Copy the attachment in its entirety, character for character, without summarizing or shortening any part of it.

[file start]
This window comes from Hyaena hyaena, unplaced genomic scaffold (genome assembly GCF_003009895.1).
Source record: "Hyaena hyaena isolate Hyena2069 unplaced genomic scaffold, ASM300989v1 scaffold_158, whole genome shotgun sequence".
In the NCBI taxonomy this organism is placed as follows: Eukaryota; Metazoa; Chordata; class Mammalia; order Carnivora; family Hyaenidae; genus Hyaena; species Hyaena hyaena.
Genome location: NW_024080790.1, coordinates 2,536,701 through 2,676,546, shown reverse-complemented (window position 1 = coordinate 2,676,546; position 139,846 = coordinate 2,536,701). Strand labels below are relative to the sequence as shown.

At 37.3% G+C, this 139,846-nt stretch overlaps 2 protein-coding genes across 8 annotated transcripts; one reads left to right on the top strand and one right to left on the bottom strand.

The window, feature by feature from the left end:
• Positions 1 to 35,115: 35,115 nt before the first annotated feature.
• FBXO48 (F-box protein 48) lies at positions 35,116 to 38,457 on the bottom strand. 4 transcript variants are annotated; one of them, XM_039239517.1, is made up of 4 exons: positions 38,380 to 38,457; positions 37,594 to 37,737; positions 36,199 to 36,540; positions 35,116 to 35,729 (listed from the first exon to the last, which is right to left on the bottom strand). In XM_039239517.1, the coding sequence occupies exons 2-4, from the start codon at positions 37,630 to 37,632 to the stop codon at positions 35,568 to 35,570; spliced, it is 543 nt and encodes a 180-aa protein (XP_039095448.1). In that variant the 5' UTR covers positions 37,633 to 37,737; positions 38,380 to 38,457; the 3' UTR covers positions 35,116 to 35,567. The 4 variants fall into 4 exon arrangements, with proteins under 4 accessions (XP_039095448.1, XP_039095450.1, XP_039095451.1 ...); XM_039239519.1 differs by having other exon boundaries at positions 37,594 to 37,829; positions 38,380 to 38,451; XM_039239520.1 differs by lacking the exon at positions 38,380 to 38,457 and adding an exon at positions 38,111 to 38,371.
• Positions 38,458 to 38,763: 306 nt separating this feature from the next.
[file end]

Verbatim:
This window comes from Hyaena hyaena, unplaced genomic scaffold (genome assembly GCF_003009895.1).
Source record: "Hyaena hyaena isolate Hyena2069 unplaced genomic scaffold, ASM300989v1 scaffold_158, whole genome shotgun sequence".
In the NCBI taxonomy this organism is placed as follows: Eukaryota; Metazoa; Chordata; class Mammalia; order Carnivora; family Hyaenidae; genus Hyaena; species Hyaena hyaena.
Genome location: NW_024080790.1, coordinates 2,536,701 through 2,676,546, shown reverse-complemented (window position 1 = coordinate 2,676,546; position 139,846 = coordinate 2,536,701). Strand labels below are relative to the sequence as shown.

At 37.3% G+C, this 139,846-nt stretch overlaps 2 protein-coding genes across 8 annotated transcripts; one reads left to right on the top strand and one right to left on the bottom strand.

The window, feature by feature from the left end:
• Positions 1 to 35,115: 35,115 nt before the first annotated feature.
• FBXO48 (F-box protein 48) lies at positions 35,116 to 38,457 on the bottom strand. 4 transcript variants are annotated; one of them, XM_039239517.1, is made up of 4 exons: positions 38,380 to 38,457; positions 37,594 to 37,737; positions 36,199 to 36,540; positions 35,116 to 35,729 (listed from the first exon to the last, which is right to left on the bottom strand). In XM_039239517.1, the coding sequence occupies exons 2-4, from the start codon at positions 37,630 to 37,632 to the stop codon at positions 35,568 to 35,570; spliced, it is 543 nt and encodes a 180-aa protein (XP_039095448.1). In that variant the 5' UTR covers positions 37,633 to 37,737; positions 38,380 to 38,457; the 3' UTR covers positions 35,116 to 35,567. The 4 variants fall into 4 exon arrangements, with proteins under 4 accessions (XP_039095448.1, XP_039095450.1, XP_039095451.1 ...); XM_039239519.1 differs by having other exon boundaries at positions 37,594 to 37,829; positions 38,380 to 38,451; XM_039239520.1 differs by lacking the exon at positions 38,380 to 38,457 and adding an exon at positions 38,111 to 38,371.
• Positions 38,458 to 38,763: 306 nt separating this feature from the next.